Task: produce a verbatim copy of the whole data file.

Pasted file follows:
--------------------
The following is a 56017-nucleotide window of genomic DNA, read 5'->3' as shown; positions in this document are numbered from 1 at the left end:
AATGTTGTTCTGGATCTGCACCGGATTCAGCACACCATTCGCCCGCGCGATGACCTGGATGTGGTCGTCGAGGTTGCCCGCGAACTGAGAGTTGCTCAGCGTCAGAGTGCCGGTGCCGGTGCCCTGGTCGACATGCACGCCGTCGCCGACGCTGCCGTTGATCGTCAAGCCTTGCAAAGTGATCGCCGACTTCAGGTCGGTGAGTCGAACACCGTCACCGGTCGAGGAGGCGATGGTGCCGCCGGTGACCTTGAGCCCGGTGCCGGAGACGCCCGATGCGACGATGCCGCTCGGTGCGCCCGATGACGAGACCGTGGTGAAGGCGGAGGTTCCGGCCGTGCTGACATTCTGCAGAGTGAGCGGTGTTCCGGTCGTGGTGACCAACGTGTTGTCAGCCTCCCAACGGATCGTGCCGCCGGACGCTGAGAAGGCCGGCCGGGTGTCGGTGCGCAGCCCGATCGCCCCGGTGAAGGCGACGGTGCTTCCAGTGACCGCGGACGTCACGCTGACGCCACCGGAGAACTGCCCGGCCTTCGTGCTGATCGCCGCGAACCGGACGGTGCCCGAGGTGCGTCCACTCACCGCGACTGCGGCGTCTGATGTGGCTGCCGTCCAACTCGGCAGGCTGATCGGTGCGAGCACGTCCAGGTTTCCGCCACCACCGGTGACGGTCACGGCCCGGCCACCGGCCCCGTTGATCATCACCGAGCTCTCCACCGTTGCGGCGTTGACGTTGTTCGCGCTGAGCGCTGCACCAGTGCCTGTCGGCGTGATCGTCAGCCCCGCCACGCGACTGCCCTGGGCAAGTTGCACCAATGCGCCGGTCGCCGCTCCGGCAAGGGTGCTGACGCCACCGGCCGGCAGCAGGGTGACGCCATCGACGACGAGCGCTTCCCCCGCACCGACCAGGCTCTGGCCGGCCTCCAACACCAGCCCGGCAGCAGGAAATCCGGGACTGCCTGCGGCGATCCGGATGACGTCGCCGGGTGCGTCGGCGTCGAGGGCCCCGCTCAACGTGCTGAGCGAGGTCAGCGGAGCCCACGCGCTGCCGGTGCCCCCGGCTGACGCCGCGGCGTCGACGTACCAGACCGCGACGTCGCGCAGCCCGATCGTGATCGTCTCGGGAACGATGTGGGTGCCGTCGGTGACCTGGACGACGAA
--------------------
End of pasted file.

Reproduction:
The following is a 56017-nucleotide window of genomic DNA, read 5'->3' as shown; positions in this document are numbered from 1 at the left end:
AATGTTGTTCTGGATCTGCACCGGATTCAGCACACCATTCGCCCGCGCGATGACCTGGATGTGGTCGTCGAGGTTGCCCGCGAACTGAGAGTTGCTCAGCGTCAGAGTGCCGGTGCCGGTGCCCTGGTCGACATGCACGCCGTCGCCGACGCTGCCGTTGATCGTCAAGCCTTGCAAAGTGATCGCCGACTTCAGGTCGGTGAGTCGAACACCGTCACCGGTCGAGGAGGCGATGGTGCCGCCGGTGACCTTGAGCCCGGTGCCGGAGACGCCCGATGCGACGATGCCGCTCGGTGCGCCCGATGACGAGACCGTGGTGAAGGCGGAGGTTCCGGCCGTGCTGACATTCTGCAGAGTGAGCGGTGTTCCGGTCGTGGTGACCAACGTGTTGTCAGCCTCCCAACGGATCGTGCCGCCGGACGCTGAGAAGGCCGGCCGGGTGTCGGTGCGCAGCCCGATCGCCCCGGTGAAGGCGACGGTGCTTCCAGTGACCGCGGACGTCACGCTGACGCCACCGGAGAACTGCCCGGCCTTCGTGCTGATCGCCGCGAACCGGACGGTGCCCGAGGTGCGTCCACTCACCGCGACTGCGGCGTCTGATGTGGCTGCCGTCCAACTCGGCAGGCTGATCGGTGCGAGCACGTCCAGGTTTCCGCCACCACCGGTGACGGTCACGGCCCGGCCACCGGCCCCGTTGATCATCACCGAGCTCTCCACCGTTGCGGCGTTGACGTTGTTCGCGCTGAGCGCTGCACCAGTGCCTGTCGGCGTGATCGTCAGCCCCGCCACGCGACTGCCCTGGGCAAGTTGCACCAATGCGCCGGTCGCCGCTCCGGCAAGGGTGCTGACGCCACCGGCCGGCAGCAGGGTGACGCCATCGACGACGAGCGCTTCCCCCGCACCGACCAGGCTCTGGCCGGCCTCCAACACCAGCCCGGCAGCAGGAAATCCGGGACTGCCTGCGGCGATCCGGATGACGTCGCCGGGTGCGTCGGCGTCGAGGGCCCCGCTCAACGTGCTGAGCGAGGTCAGCGGAGCCCACGCGCTGCCGGTGCCCCCGGCTGACGCCGCGGCGTCGACGTACCAGACCGCGACGTCGCGCAGCCCGATCGTGATCGTCTCGGGAACGATGTGGGTGCCGTCGGTGACCTGGACGACGAA